The trades: On Feb. 27, the Florida Panthers shipped a 2016 second-round draft pick and a 2018 fourth-round pick to the Calgary Flames for center Jiri Hudler. On the same day, the Panthers also dealt a 2016 third-round pick to the Edmonton Oilers for right wing Teddy Purcell.
Analysis: Hudler is a year removed from a career-best 76-point season, and he won a Stanley Cup with the Detroit Red Wings in 2008. Purcell could reach 20 goals and 40 points this season. Both are eligible for unrestricted free agency this summer. The Flames and Oilers got decent returns to two players who no longer fit into their future plans.
Verdict: The Panthers pick up a pair of good rental players for the playoffs. Hudler and Purcell will provide some scoring depth and invaluable postseason experience.
Worst: Kris Russell to the Dallas Stars
The trade: On Feb. 29, the Calgary Flames traded defenseman Kris Russell to the Dallas Stars in exchange for defenseman Jyrki Jokipakka, prospect center Brett Pollock and a 2016 conditional second-round draft pick.
Analysis: The struggling Stars blue line lacked an experienced shot-blocking defenseman. They get one of the league's best in Russell, but they paid a steep price for the privilege. The Flames, meanwhile, get a couple of promising young players. If the Stars reach the Western Conference Final and Russell plays in half the playoff games in the first two rounds, that second-round pick becomes a first-round pick.
Verdict: While Russell should help to improve the Stars defense in the short term, the 28-year-old is a pending free agent. If he doesn't work out, the Stars will have given up a lot for a playoff rental. That's why this deal is among the worst moves of this year's deadline.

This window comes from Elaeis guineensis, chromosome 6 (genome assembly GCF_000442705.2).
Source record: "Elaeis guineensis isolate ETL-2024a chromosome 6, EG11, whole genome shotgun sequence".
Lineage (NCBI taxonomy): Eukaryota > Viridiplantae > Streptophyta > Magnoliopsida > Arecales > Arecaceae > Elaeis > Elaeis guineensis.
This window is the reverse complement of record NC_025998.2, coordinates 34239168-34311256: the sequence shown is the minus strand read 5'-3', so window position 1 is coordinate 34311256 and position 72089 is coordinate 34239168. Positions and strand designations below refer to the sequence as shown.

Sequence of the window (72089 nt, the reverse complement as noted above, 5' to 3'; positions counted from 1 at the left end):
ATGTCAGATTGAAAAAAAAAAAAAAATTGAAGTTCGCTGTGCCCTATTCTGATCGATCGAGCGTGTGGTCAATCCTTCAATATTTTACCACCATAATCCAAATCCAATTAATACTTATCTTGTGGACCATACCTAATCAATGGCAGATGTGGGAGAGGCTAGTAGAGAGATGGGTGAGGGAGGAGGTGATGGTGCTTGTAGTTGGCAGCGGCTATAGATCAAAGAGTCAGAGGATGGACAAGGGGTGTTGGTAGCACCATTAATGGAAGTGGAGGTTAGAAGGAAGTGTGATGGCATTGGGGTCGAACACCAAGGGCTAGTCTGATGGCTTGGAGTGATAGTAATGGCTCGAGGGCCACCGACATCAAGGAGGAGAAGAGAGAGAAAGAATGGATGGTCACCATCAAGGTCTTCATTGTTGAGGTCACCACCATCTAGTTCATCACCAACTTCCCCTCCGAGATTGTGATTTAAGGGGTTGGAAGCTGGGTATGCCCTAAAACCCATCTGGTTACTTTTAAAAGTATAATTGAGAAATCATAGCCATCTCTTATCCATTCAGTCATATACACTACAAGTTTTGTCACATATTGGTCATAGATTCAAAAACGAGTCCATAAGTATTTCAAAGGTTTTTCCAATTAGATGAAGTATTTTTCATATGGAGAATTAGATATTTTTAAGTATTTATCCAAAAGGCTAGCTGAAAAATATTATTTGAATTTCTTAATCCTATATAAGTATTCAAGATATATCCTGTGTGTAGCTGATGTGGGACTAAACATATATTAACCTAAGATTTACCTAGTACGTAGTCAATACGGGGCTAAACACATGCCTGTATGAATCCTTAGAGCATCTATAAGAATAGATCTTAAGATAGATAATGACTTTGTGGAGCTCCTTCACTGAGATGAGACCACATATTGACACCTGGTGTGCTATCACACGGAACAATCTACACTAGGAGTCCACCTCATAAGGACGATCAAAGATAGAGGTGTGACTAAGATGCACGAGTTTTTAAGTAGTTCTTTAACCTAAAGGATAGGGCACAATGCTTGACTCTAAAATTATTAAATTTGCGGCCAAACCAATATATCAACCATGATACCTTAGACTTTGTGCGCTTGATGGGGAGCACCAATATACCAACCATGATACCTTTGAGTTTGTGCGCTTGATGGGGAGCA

Best: Mikkel Boedker to the Colorado Avalanche
Analysis: Boedker's addition provides a much-needed boost of speed and playmaking skill at left wing for the Avalanche. He should significantly help their chances of clinching a postseason berth. Unable to re-sign Boedker, the Coyotes receive a roster player to play out this season in Tanguay, plus a couple of promising youngsters in Bleackley and Wood.
Verdict: A good move for both clubs. If Boedker plays well for the Avalanche, perhaps they'll re-sign the pending free agent. Meanwhile, the Coyotes get something for now and two youngsters who could contribute to their ongoing rebuild.
Worst: Eric Staal to the New York Rangers.
The trade: On Feb. 28, the Carolina Hurricanes traded center Eric Staal to the New York Rangers in exchange for prospect forward Aleksi Saarela, a 2016 second-round draft pick and a 2017 second-round draft pick.
Analysis: The Hurricanes get an average return for their former captain, whose no-movement clause limited the potential trade destinations. Staal's production has steadily declined in recent years. The Rangers are gambling on the 31-year-old regaining his scoring touch.
Verdict: While the Rangers didn't give up much to get Staal, it's by no means a certainty he's the missing piece of their championship puzzle. Unless his offensive numbers pick up, he won't improve their Stanley Cup hopes. The Hurricanes at least got something for Staal, but it won't help their postseason chances this year.
Best: Andrew Ladd to the Chicago Blackhawks
The trade: On Feb. 25, the Winnipeg Jets traded left wing Andrew Ladd and minor league forward Matt Fraser and defenseman Jay Harrison to the Chicago Blackhawks in exchange for center Marko Dano, a 2016 first-round draft pick and a conditional pick in 2018.
Analysis: The Blackhawks bring back Ladd, who helped them win a Stanley Cup in 2010. An experienced, physical two-way forward, the 30-year-old addresses the Hawks' need for a top-six left winger. Winnipeg got a decent return for a pending free-agent winger. Dano, 21, has the potential to blossom into a scorer for the retooling Jets.
Verdict: The addition of Ladd, along with recently acquired forwards Dale Weise and Tomas Fleischmann, improves the Blackhawks' chances of winning another championship this spring. Losing Ladd all but ensures the Jets won't rally back into playoff contention, but the return could become a big part of their future.
Player and trade info via NHL.com.